I’m going to let you in on a secret: I’m tired. Really, really tired. I’m tired of the negativity on the news and in our politics. I’m tired of riots and violence. I’m tired of people using social media to spout ugliness because of a veil of anonymity. Sometimes I just want to bury my head in a good book and get away from it all.
The last time I felt this way was about ten years ago – just after September 11, 2001. I was living a happy young nonprofit professional’s life in New York until that morning. Like most of the rest of the country, I felt a real shift that day. And, for a little while, that shift was toward exhaustion. Along with my co-workers at Trail Blazers, I spent hours on the phone calling the families of the children we served to see if they, and their families, were all okay. Out of that, a different shift happened – a shift toward a greater sense of community.
We saw this shift take place throughout New York and throughout the country. It was more than the call to get back to normality, it was a call to serve. Service, we found, was a great healer.
Volunteers came out of the woodwork in the weeks after September 11. Volunteers to search, to donate blood, to make meals, to host fundraisers. For months after, we saw an increase in the number of people who wanted to mentor. AmeriCorps programs saw a boost in applications, as did our armed services. People left the for-profit sector to teach, all because we instinctively knew that service could help heal this wound.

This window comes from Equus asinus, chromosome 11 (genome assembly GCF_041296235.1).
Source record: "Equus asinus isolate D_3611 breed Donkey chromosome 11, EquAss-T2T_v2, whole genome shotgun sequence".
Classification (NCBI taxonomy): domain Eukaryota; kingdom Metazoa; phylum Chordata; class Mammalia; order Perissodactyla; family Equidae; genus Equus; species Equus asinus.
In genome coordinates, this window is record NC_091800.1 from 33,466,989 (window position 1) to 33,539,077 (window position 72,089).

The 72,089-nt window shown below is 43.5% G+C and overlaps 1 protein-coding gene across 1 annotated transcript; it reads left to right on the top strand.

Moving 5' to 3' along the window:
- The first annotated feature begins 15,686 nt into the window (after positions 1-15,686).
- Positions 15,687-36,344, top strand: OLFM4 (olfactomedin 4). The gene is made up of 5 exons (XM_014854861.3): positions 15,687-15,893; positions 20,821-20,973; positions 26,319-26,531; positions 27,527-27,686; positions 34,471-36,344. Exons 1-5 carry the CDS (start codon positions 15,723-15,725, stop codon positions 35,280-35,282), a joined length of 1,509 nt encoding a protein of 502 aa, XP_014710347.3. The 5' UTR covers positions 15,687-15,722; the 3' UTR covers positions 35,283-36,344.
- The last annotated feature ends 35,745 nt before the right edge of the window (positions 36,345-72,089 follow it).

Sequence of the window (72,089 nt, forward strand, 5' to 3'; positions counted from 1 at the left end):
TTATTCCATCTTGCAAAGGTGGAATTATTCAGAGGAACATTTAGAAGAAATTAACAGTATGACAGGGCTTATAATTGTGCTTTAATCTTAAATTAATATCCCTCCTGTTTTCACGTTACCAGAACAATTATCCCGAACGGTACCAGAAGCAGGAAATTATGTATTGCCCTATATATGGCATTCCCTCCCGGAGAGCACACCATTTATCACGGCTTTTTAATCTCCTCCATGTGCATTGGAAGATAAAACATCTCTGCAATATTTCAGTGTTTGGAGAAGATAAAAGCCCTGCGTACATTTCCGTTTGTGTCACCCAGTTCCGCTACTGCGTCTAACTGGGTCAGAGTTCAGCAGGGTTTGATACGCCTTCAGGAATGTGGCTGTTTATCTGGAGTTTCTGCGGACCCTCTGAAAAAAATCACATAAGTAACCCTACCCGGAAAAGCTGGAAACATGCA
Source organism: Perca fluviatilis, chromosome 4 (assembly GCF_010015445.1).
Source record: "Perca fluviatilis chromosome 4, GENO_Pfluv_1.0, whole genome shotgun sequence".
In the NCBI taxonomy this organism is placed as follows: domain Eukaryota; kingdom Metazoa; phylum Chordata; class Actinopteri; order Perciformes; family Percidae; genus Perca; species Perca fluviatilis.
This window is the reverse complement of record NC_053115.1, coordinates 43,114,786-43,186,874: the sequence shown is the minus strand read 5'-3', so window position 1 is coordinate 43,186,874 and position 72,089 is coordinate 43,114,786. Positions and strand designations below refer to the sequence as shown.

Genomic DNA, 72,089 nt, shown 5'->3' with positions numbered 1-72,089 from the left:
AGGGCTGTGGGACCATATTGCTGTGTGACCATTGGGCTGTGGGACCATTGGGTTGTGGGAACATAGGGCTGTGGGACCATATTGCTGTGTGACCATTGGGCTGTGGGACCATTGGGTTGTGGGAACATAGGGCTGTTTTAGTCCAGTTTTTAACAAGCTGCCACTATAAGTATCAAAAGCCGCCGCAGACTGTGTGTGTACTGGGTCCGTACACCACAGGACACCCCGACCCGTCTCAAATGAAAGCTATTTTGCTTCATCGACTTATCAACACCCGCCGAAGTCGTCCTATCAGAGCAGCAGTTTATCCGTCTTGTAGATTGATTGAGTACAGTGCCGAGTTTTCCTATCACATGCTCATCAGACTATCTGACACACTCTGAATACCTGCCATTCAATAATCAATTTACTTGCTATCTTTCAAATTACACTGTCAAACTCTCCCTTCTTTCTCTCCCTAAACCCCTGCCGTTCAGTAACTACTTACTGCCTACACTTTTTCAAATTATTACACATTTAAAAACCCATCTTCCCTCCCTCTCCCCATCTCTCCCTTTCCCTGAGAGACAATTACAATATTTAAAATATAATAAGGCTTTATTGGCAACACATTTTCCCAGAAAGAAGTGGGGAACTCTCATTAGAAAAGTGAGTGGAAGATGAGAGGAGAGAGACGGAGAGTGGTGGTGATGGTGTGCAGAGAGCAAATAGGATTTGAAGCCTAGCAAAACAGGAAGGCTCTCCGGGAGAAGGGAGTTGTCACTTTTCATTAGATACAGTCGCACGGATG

In times of great difficulty, we have choices. We can choose to bury ourselves in books or other distractions and ignore the program. We can choose to interact with only those who share our beliefs and politics, building up a wall to any differing train of thought. Or we can choose to serve. See, when we serve, we are forced to face our challenges as a community that’s in it together. That’s what we did after September 11. That’s what kept us together as a country. That’s what helped us to heal.
A few months ago, I wrote about how service can help us find commonalities and shared values. I believe that to my very core. As an AmeriCorps member over ten years ago, and now each year with Volunteer Maryland, I interact with people who come from different backgrounds, political parties, and religions. There is no way that we agree on everything. We’re together, though, because service is bigger than all of us. In every religion, in every socio-economic status, in every political party, service exists. When we serve together, we see each other as people in a shared community. When we serve together, we can heal together.
After the riots in London last week, hundreds of community members volunteered to clean up. After the tornados in Joplin and the floods in New Orleans and Mississippi, volunteers from across the country donated time, money, and energy to help those they had never met. In moments of devastation, service is often the catalyst to recovery.
So, yes, I’m tired. And there are times when it’s just fine to read a good book or be with friends who share my beliefs. But AmeriCorps taught me otherwise. AmeriCorps taught me to get things done for our communities. To persevere, to seek common ground. AmeriCorps taught me that service is for a lifetime. AmeriCorps taught me that, from all walks of life, we can work toward a common goal of a healthier country, a healthier world.
So I encourage you to serve. Take a break from the negativity, the violence, the veil of social media that allows us to say things we’d never say to another’s face. Take a break from all of that and serve. Serve your community to heal our communities. If we could all do that just a little bit more, I think we’d all be pretty amazed at the healing we’d see.
Wonder where to start? How about the upcoming September 11 Day of Service and Remembrance?